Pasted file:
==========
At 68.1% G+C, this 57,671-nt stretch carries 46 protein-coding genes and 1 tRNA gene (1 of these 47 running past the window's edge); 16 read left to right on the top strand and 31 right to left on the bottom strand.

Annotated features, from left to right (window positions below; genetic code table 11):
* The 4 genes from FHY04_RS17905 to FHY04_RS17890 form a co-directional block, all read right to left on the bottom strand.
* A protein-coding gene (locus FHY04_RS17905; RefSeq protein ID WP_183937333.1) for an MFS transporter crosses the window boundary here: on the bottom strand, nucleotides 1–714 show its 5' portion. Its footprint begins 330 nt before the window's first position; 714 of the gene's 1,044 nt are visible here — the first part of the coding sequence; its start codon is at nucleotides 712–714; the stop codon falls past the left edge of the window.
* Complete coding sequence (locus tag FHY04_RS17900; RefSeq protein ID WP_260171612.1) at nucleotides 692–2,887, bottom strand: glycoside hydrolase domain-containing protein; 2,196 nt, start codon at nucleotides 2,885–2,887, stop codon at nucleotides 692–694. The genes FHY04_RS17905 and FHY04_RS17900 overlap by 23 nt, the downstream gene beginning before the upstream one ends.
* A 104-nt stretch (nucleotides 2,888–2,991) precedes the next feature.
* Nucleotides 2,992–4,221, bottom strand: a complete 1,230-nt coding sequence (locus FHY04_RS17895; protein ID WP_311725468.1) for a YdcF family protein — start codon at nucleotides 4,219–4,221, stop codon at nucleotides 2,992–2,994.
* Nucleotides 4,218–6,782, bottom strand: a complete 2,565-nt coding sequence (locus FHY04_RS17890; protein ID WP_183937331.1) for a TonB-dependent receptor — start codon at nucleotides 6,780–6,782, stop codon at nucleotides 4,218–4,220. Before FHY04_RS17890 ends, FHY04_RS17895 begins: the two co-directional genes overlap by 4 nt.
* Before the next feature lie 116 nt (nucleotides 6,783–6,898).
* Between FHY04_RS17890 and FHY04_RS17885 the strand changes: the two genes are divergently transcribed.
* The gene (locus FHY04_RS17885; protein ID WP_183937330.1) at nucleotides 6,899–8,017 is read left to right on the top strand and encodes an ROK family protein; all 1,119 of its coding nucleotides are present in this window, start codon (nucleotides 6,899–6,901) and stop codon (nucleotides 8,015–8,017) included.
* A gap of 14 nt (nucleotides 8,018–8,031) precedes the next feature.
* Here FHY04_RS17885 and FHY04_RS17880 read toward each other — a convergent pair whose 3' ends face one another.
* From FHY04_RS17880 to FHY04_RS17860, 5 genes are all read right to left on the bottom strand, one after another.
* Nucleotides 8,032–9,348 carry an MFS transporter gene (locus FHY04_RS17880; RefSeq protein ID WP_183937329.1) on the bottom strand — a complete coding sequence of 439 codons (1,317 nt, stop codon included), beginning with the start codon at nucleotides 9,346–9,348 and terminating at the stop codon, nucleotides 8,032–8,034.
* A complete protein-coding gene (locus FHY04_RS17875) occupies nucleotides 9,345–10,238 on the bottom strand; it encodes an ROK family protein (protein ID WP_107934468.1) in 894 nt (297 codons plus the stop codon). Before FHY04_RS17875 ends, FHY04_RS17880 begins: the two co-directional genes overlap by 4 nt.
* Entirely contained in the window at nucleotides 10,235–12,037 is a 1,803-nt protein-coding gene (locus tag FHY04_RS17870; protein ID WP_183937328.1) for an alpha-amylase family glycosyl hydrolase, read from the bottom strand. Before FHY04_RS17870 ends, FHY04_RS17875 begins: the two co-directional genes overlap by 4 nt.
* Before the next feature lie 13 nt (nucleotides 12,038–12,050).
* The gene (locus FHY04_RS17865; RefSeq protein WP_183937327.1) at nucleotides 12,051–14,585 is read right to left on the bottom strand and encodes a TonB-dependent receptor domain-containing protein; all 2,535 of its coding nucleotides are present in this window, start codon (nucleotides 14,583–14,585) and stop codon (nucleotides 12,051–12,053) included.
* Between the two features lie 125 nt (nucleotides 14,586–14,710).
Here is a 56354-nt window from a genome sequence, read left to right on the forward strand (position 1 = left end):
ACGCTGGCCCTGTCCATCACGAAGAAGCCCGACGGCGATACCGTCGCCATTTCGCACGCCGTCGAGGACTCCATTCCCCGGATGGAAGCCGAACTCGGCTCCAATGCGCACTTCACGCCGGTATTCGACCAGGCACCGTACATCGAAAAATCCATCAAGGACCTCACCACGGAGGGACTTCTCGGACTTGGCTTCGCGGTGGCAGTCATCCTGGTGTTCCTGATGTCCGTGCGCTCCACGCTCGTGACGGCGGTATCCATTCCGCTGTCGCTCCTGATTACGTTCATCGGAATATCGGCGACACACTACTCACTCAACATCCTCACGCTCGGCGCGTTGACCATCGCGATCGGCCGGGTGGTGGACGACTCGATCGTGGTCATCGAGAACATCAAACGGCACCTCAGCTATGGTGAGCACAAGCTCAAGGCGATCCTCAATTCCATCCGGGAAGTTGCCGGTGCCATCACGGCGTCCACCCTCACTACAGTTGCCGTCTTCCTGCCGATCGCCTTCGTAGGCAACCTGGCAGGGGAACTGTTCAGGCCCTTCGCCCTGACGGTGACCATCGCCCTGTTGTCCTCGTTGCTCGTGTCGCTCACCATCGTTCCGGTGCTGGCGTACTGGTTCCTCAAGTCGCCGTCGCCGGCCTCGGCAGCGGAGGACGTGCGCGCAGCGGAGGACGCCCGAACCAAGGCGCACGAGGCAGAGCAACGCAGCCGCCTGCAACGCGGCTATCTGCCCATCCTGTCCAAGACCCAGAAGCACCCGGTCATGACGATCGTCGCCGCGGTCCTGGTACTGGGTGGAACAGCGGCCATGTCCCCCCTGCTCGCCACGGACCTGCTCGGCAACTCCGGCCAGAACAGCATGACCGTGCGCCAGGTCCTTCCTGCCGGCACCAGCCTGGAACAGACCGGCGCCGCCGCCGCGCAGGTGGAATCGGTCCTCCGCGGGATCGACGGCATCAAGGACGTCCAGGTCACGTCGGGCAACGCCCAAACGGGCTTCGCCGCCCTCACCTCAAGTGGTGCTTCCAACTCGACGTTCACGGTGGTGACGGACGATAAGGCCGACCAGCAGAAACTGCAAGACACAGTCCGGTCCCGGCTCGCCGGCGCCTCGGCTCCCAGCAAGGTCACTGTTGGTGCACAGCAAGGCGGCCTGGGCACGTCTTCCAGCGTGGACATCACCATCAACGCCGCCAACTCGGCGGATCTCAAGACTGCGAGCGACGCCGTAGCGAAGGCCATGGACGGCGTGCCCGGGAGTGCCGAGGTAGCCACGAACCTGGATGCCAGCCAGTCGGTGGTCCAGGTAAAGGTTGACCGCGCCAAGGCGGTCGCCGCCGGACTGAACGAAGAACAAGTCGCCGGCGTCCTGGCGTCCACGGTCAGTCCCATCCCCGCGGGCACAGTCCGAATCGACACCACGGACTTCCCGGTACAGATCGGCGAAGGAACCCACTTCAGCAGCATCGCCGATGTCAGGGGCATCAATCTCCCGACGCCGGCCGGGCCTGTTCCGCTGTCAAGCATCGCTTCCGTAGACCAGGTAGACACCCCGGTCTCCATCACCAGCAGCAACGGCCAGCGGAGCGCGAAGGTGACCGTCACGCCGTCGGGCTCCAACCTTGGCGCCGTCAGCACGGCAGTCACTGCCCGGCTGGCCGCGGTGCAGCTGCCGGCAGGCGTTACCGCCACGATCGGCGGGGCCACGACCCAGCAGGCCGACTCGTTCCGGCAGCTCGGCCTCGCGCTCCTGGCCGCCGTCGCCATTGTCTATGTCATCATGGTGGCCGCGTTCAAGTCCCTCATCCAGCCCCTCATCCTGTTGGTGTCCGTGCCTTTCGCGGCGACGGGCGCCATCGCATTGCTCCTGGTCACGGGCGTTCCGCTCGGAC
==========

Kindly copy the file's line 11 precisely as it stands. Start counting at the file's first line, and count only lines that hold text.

* The gene (locus FHY04_RS17885; protein ID WP_183937330.1) at nucleotides 6,899–8,017 is read left to right on the top strand and encodes an ROK family protein; all 1,119 of its coding nucleotides are present in this window, start codon (nucleotides 6,899–6,901) and stop codon (nucleotides 8,015–8,017) included.